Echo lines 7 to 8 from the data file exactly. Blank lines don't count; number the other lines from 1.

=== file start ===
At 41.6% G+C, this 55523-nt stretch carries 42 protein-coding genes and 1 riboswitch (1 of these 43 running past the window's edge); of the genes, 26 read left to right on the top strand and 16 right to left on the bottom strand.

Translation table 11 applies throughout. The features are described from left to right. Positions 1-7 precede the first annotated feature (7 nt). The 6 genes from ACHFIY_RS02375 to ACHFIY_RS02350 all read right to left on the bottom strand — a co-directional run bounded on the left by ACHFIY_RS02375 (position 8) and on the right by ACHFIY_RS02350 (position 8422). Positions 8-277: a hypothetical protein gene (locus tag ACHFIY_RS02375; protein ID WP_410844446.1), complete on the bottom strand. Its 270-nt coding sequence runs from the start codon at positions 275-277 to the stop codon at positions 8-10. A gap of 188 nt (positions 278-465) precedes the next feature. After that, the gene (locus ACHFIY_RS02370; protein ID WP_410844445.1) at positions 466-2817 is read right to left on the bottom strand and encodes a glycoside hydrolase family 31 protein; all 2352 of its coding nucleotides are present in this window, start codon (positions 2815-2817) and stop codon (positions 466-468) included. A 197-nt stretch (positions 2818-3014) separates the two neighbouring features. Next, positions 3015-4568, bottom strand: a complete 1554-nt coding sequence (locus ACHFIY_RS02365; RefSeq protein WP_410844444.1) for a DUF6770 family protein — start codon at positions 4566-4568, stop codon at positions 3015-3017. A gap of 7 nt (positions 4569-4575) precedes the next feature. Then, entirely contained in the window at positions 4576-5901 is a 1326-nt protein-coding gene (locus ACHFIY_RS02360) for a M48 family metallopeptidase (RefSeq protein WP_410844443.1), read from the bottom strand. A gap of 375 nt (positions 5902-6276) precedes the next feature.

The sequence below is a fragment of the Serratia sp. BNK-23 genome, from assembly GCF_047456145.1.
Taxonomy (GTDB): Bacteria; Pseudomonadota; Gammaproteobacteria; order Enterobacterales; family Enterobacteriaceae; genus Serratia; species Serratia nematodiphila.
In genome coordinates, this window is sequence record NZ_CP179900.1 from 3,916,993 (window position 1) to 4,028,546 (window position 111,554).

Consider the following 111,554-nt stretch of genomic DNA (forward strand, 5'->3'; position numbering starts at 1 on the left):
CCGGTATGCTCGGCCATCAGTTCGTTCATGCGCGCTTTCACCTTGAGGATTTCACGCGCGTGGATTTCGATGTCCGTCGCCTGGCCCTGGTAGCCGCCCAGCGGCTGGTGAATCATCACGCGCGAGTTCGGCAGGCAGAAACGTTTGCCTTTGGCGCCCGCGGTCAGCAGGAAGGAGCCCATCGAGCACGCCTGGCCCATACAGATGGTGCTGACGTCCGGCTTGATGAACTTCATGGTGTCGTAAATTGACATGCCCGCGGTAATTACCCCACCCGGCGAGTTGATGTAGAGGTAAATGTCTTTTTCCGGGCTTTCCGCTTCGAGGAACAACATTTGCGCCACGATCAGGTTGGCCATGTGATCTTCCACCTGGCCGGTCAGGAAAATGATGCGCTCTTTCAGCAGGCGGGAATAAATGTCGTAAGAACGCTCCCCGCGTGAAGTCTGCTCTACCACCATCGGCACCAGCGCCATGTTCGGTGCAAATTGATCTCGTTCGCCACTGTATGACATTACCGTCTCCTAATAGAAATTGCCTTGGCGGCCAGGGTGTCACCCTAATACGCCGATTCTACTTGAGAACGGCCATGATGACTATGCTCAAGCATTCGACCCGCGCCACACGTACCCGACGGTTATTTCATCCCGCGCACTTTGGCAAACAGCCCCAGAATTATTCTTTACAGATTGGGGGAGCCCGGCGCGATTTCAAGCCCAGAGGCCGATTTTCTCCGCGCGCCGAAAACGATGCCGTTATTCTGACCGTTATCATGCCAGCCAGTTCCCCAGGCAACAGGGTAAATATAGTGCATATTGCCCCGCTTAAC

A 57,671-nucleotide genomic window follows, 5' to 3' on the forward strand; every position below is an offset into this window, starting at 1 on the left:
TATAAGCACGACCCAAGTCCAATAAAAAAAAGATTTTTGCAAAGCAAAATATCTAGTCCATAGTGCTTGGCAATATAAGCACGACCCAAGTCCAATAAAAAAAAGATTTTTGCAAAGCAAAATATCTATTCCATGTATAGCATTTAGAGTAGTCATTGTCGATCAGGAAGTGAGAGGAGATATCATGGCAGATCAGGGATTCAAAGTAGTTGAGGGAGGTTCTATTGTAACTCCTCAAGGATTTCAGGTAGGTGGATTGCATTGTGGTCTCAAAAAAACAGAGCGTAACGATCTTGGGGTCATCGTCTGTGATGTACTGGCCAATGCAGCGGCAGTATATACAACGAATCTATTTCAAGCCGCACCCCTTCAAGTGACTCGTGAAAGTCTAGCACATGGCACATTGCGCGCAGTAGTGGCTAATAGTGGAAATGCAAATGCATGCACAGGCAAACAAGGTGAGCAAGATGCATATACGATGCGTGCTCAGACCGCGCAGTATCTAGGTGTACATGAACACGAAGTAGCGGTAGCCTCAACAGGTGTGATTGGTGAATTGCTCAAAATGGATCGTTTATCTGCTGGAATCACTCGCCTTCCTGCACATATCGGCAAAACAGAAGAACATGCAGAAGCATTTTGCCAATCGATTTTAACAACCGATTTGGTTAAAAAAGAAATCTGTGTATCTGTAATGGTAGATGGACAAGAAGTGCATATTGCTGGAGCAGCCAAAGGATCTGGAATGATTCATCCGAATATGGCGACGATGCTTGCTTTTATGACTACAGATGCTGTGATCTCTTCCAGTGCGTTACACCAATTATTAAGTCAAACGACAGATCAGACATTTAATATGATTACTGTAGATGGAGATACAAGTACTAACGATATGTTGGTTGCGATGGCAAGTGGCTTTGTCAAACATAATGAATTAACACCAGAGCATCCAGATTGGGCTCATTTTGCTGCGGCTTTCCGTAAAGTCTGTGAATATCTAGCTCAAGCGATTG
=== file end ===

CCGGTATGCTCGGCCATCAGTTCGTTCATGCGCGCTTTCACCTTGAGGATTTCACGCGCGTGGATTTCGATGTCCGTCGCCTGGCCCTGGTAGCCGCCCAGCGGCTGGTGAATCATCACGCGCGAGTTCGGCAGGCAGAAACGTTTGCCTTTGGCGCCCGCGGTCAGCAGGAAGGAGCCCATCGAGCACGCCTGGCCCATACAGATGGTGCTGACGTCCGGCTTGATGAACTTCATGGTGTCGTAAATTGACATGCCCGCGGTAATTACCCCACCCGGCGAGTTGATGTAGAGGTAAATGTCTTTTTCCGGGCTTTCCGCTTCGAGGAACAACATTTGCGCCACGATCAGGTTGGCCATGTGATCTTCCACCTGGCCGGTCAGGAAAATGATGCGCTCTTTCAGCAGGCGGGAATAAATGTCGTAAGAACGCTCCCCGCGTGAAGTCTGCTCTACCACCATCGGCACCAGCGCCATGTTCGGTGCAAATTGATCTCGTTCGCCACTGTATGACATTACCGTCTCCTAATAGAAATTGCCTTGGCGGCCAGGGTGTCACCCTAATACGCCGATTCTACTTGAGAACGGCCATGATGACTATGCTCAAGCATTCGACCCGCGCCACACGTACCCGACGGTTATTTCATCCCGCGCACTTTGGCAAACAGCCCCAGAATTATTCTTTACAGATTGGGGGAGCCCGGCGCGATTTCAAGCCCAGAGGCCGATTTTCTCCGCGCGCCGAAAACGATGCCGTTATTCTGACCGTTATCATGCCAGCCAGTTCCCCAGGCAACAGGGTAAATATAGTGCATATTGCCCCGCTTAAC

A 57,671-nucleotide genomic window follows, 5' to 3' on the forward strand; every position below is an offset into this window, starting at 1 on the left: